So, anyway, long story short, he bought my plane ticket (in fair exchange: I’ll buy him a ticket to come visit me in Africa sometime later this year), picked me up at the airport late on Christmas Eve, took me home and popped the question.  I said yes, and there you have it: betrothed people J  Check out our pictures on facebook.  We’re colorful, and, in some, a bit tipsy.  Fair warning.   

I could go into the romantics of it all, but there really weren’t many cliché moments in either our courtship or his proposal.  He proposed to me with a plastic Green Lantern ring (look it up.  Green Lantern.  It’s a comic book thing), which I accepted out of sheer love and appreciation for it’s distinction.  It also nicely offsets my huge knuckles, so that was a bonus.  I, uh, er, also kinda had an idea what type of ring to expect, but that’s a whole other story…

He didn’t get down on one knee—at first—but stood in the doorway of his kitchen and took the box out of the fleece he had brought to the airport for me to wear if it was chilly (which it wasn’t; ah, weird Tallahassee weather, how you often and impenitently thwart) and presented me with the offer.  Later, when I was on the phone with my relatives in Kansas on Christmas Day, Grandad Leis asked if Desmond had gotten down on one knee.  Desmond was within earshot when I answered, no, Grandad, he hadn’t—at which Desmond promptly got down on his knee, pointed directly at me, and winked.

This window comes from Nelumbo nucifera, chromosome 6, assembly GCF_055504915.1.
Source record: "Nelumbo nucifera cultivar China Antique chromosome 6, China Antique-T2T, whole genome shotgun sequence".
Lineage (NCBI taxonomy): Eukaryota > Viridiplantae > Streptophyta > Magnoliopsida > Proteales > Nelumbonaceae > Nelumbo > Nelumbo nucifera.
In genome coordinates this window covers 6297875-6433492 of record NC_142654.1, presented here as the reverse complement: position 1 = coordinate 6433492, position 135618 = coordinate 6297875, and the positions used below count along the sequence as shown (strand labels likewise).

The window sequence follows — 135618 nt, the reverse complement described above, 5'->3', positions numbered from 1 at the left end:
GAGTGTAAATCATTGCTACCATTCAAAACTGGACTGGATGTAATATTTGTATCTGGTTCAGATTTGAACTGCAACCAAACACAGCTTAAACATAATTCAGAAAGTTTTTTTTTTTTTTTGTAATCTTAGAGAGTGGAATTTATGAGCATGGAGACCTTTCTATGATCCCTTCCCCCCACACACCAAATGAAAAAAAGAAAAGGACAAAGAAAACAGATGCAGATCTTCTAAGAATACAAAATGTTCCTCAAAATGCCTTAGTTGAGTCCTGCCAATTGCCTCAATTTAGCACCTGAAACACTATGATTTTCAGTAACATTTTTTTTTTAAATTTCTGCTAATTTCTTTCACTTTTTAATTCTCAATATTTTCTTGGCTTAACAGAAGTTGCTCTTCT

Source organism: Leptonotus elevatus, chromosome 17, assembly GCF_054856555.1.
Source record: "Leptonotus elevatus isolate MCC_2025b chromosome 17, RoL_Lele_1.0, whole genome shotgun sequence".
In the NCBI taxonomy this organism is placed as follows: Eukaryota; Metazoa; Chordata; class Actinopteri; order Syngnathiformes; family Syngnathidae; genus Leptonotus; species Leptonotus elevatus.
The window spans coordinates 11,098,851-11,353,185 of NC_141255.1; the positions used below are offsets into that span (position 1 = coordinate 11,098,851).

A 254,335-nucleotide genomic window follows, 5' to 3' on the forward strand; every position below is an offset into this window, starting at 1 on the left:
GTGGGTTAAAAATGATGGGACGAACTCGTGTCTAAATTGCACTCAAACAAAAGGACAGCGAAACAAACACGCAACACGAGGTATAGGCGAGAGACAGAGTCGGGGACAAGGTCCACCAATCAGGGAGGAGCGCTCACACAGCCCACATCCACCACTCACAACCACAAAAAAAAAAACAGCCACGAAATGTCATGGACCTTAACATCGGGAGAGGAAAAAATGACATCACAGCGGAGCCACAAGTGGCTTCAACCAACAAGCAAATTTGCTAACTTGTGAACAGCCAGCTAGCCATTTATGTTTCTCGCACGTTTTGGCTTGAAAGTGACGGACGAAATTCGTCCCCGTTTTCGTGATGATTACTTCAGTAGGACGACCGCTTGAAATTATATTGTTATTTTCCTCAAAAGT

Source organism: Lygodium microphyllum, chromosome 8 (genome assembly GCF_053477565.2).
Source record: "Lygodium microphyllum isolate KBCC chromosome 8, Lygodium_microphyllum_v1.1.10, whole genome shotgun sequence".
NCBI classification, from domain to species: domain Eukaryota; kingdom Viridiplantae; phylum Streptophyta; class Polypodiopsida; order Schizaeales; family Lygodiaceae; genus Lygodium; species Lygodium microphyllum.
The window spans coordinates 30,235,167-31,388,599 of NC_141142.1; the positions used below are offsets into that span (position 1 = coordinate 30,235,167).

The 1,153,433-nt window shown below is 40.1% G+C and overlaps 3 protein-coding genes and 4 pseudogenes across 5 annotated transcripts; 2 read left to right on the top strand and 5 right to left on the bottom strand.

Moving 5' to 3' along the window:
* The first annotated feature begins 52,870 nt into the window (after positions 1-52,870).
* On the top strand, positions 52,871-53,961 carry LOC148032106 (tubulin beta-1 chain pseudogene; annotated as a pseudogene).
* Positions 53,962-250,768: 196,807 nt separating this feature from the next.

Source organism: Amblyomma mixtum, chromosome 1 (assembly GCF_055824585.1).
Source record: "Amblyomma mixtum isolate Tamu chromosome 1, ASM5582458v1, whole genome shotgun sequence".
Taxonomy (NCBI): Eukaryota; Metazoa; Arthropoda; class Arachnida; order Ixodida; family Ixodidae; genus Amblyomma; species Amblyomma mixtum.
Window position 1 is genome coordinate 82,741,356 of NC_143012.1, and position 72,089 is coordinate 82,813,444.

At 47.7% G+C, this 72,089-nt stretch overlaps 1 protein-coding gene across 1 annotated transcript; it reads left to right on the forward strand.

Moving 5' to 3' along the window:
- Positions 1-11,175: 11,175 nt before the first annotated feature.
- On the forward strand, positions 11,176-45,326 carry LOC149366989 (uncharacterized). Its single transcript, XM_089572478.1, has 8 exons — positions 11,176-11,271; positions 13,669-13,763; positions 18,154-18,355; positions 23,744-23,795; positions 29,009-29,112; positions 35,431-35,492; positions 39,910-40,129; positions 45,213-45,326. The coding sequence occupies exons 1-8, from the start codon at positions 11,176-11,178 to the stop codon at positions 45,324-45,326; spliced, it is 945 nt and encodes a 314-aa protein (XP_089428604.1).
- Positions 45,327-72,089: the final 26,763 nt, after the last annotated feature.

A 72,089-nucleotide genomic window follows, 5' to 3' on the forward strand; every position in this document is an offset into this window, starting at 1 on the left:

Award-winning move. 

Also, come to find out, the Green Lantern ring was just a decoy and my actual engagement ring is an untraditional stunner that used to belong to his grandmother: filigreed platinum band with a rectangular face that flips sides, from either a pearly cameo to a setting of onyx and diamond.

Success!  You win!  Take your place among the family, Desmond.